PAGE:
It’s an awfully long way from the short tracks of the Darling Downs to the Brickyard.
How many Indy 500 champions started out in motorsport driving a Datsun around Morgan Park and Carnell Raceway?
The answer is now: one.
The fact that Will Power won the Indy 500 is a victory for talent over money, a rare feat in modern motorsport.
For mine, it gives hope to everyone, from the most entry level steerer right on through the ranks – if you have the ability, the drive, the passion, and the work ethic, you can achieve anything.
The Powers are a motor racing family, Will’s father Bob Power has been behind the wheel since the black and white days, and the fact that he is still out there competing in Formula Ford is a tribute to his continued passion for the sport.
While the family have the money to go racing, they did not have the finances to bankroll an international career.
Yes, there were backers in the background along the way who made it possible for Will to continue his climb up the ladder, motor racing isn’t free, they were involved to simply support a genuine talent.
Will made the step up from the short track to Formula Ford in 1997, and straight away he showed his capabilities in outdated equipment.
The first time I saw him in action was at Lakeside for the support races to the Australian Touring Car Championship in March 1998.
In those days, there were a hardcore group of racers who would follow the Australian Formula Ford Championship nationally, with the field typically bolstered around the country by local competitors.
It was always a chance for the home town heroes to shine against the best in the business – think Garth Tander at Barbagallo Raceway.
Driving the family’s 1992 model Swift, Will wound up sixth in the final race that particular weekend on the high speed circuit, beating home a host of drivers who went on to carve long professional careers.
Fast forward to 1999 and the debut event at Queensland Raceway, where there was arguably no home track advantage to be had, still behind the wheel of the aging Swift, Will finished the weekend in fifth.
Stepping up to national competition full-time, albeit in his family-run privateer outfit, Will went on to finish second to Will Davison in the title, who was aboard the gun Mick Ritter prepared equipment.
At the end of 2001, Will received a call up to race in the Young Guns support races to the Indycars on the Gold Coast, with the weekend resulting in a win and a second, ahead of future aces such as Whincup, Canto, Youlden and Winterbottom.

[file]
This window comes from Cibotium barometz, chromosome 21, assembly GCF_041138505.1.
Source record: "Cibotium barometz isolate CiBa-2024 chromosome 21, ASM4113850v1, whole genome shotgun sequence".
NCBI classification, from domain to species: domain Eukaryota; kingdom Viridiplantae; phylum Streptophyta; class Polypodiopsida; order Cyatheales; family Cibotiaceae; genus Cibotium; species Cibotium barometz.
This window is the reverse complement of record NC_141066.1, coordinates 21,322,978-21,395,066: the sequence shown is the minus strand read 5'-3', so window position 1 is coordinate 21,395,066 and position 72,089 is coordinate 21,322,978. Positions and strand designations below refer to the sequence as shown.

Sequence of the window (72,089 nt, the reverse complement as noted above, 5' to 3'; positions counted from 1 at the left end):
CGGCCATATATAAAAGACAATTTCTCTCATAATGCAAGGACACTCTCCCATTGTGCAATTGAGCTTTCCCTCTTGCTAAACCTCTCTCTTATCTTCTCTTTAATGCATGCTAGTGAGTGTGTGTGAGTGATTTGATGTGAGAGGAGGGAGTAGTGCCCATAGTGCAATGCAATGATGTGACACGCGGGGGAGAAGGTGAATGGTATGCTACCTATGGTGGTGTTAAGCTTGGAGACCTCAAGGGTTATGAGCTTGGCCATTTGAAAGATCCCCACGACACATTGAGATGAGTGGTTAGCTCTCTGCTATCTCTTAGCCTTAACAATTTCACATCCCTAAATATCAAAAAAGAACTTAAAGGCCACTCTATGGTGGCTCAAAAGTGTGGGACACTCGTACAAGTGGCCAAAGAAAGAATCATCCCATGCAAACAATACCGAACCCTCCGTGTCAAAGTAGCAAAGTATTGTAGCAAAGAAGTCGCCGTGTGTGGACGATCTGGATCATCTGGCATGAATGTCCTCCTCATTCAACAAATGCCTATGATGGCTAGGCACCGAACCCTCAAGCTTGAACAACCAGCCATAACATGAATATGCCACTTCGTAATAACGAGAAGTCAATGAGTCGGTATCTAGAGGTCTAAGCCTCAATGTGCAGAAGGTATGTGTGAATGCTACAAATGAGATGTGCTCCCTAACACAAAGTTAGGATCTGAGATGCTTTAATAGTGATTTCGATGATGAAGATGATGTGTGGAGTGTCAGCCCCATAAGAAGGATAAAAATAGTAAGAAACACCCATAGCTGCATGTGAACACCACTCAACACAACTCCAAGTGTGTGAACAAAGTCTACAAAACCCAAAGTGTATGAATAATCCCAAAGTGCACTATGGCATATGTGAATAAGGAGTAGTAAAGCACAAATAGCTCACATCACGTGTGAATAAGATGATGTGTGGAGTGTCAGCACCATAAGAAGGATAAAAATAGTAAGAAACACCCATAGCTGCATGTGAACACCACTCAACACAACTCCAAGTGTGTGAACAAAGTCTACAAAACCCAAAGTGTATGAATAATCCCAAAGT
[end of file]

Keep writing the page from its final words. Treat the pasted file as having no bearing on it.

The 2002 season saw Will demolish the Formula Holden field, and he would have claimed the Formula 3 title as well had he not missed the opening rounds.
That season culminated in a call up from Mark Larkham to co-drive at the Queensland 500 and the Bathurst 1000.
Larko has an eye for talent and knew a good thing when he saw it.
No doubt Will could have carved a career locally, but bigger things awaited overseas.
The tour through the ranks of Europe wasn’t easy, but a Formula 1 test drive, victories in the Formula Renault 3.5 Series, and second place in the first ever A1 GP event showed that this softly spoken bloke from Toowoomba was capable.
Following the call up to Champ Car in 2005, the American dream was at times frustrating.
Sure, there was success, his pole positions at Surfers Paradise and three wins in the closing days of Champ Car, including the last ever event for the series on the streets of Long Beach.
Will’s greatest opportunity came with a partial schedule for Penske in 2009, victory followed in only his fifth event for the team.
His seventh race for the squad was a non-start, the break of a lifetime was on put on hold with the breaking of bones following an almighty shunt at Sonoma.
The next three seasons provided 13 wins, and a hattrick of agonising second place finishes in the season standings.
Finally, finally he took that Indycar title in 2014.
Including the Indy 500, Will now has 34 Indycar / Champ Car victories, which places him equal eighth on the all-time win chart with Al Unser Jr. The Al Unser Jr.
It’s been cool over the years to initially report on Will’s exploits, and then watch from afar as he gone from success to success.
What’s better, he’s gotten there on talent.
WORDS & IMAGES: Mark Walker